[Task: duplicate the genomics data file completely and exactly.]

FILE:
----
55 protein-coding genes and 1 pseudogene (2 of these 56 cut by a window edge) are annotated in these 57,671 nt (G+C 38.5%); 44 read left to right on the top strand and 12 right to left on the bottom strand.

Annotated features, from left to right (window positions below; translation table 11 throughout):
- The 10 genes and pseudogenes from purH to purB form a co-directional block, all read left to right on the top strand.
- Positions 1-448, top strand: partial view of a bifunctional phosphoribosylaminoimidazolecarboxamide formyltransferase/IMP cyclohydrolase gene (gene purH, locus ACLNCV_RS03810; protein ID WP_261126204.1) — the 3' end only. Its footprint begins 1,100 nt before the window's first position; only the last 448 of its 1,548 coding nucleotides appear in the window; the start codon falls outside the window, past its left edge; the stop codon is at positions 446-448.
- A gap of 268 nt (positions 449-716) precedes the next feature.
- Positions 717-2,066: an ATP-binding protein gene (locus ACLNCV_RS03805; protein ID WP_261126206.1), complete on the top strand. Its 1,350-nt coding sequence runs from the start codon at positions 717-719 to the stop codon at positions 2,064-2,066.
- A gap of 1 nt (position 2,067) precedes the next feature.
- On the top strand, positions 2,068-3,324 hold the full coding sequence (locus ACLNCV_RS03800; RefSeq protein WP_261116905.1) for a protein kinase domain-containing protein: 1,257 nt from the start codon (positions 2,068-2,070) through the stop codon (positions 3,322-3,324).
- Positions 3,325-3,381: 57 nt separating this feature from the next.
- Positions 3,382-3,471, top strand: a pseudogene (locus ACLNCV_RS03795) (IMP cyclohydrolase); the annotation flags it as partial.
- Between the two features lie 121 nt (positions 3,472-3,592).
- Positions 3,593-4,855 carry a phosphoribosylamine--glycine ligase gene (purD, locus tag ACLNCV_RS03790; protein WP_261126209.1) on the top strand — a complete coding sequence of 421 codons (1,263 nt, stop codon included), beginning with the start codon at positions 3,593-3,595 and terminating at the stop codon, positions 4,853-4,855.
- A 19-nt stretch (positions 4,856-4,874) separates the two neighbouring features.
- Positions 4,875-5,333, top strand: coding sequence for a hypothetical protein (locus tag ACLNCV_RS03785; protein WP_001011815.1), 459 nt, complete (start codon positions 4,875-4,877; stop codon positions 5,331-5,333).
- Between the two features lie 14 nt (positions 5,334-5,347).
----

55 protein-coding genes and 1 pseudogene (2 of these 56 cut by a window edge) are annotated in these 57,671 nt (G+C 38.5%); 44 read left to right on the top strand and 12 right to left on the bottom strand.

Annotated features, from left to right (window positions below; translation table 11 throughout):
- The 10 genes and pseudogenes from purH to purB form a co-directional block, all read left to right on the top strand.
- Positions 1-448, top strand: partial view of a bifunctional phosphoribosylaminoimidazolecarboxamide formyltransferase/IMP cyclohydrolase gene (gene purH, locus ACLNCV_RS03810; protein ID WP_261126204.1) — the 3' end only. Its footprint begins 1,100 nt before the window's first position; only the last 448 of its 1,548 coding nucleotides appear in the window; the start codon falls outside the window, past its left edge; the stop codon is at positions 446-448.
- A gap of 268 nt (positions 449-716) precedes the next feature.
- Positions 717-2,066: an ATP-binding protein gene (locus ACLNCV_RS03805; protein ID WP_261126206.1), complete on the top strand. Its 1,350-nt coding sequence runs from the start codon at positions 717-719 to the stop codon at positions 2,064-2,066.
- A gap of 1 nt (position 2,067) precedes the next feature.
- On the top strand, positions 2,068-3,324 hold the full coding sequence (locus ACLNCV_RS03800; RefSeq protein WP_261116905.1) for a protein kinase domain-containing protein: 1,257 nt from the start codon (positions 2,068-2,070) through the stop codon (positions 3,322-3,324).
- Positions 3,325-3,381: 57 nt separating this feature from the next.
- Positions 3,382-3,471, top strand: a pseudogene (locus ACLNCV_RS03795) (IMP cyclohydrolase); the annotation flags it as partial.
- Between the two features lie 121 nt (positions 3,472-3,592).
- Positions 3,593-4,855 carry a phosphoribosylamine--glycine ligase gene (purD, locus tag ACLNCV_RS03790; protein WP_261126209.1) on the top strand — a complete coding sequence of 421 codons (1,263 nt, stop codon included), beginning with the start codon at positions 3,593-3,595 and terminating at the stop codon, positions 4,853-4,855.
- A 19-nt stretch (positions 4,856-4,874) separates the two neighbouring features.
- Positions 4,875-5,333, top strand: coding sequence for a hypothetical protein (locus tag ACLNCV_RS03785; protein WP_001011815.1), 459 nt, complete (start codon positions 4,875-4,877; stop codon positions 5,331-5,333).
- Between the two features lie 14 nt (positions 5,334-5,347).